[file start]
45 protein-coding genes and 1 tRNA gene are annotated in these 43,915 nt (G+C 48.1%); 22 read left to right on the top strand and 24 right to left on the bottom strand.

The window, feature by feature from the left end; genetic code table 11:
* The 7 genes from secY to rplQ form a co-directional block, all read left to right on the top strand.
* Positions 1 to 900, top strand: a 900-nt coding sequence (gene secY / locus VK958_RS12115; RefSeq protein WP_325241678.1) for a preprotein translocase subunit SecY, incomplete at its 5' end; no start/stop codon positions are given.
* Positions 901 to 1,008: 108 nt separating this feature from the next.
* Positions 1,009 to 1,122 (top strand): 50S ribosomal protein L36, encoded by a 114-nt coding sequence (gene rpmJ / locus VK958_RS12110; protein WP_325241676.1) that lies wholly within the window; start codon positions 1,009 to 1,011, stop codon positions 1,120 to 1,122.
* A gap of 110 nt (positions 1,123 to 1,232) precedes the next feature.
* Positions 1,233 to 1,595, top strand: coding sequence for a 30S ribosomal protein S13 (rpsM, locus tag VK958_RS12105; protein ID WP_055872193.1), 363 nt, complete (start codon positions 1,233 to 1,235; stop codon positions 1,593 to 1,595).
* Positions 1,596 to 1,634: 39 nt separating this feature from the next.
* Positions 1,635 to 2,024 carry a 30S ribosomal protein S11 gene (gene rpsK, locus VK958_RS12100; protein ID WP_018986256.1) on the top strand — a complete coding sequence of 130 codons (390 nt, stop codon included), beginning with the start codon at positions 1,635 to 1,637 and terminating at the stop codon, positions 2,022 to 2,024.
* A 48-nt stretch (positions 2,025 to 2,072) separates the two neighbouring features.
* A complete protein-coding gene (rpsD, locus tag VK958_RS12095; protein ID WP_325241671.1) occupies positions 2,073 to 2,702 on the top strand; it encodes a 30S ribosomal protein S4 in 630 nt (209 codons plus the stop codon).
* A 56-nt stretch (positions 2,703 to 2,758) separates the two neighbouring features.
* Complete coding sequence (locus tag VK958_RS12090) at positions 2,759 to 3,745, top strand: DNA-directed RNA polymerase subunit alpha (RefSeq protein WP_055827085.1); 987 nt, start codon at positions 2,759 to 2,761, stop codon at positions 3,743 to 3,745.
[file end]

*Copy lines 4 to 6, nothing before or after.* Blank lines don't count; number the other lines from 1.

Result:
* Positions 1 to 900, top strand: a 900-nt coding sequence (gene secY / locus VK958_RS12115; RefSeq protein WP_325241678.1) for a preprotein translocase subunit SecY, incomplete at its 5' end; no start/stop codon positions are given.
* Positions 901 to 1,008: 108 nt separating this feature from the next.
* Positions 1,009 to 1,122 (top strand): 50S ribosomal protein L36, encoded by a 114-nt coding sequence (gene rpmJ / locus VK958_RS12110; protein WP_325241676.1) that lies wholly within the window; start codon positions 1,009 to 1,011, stop codon positions 1,120 to 1,122.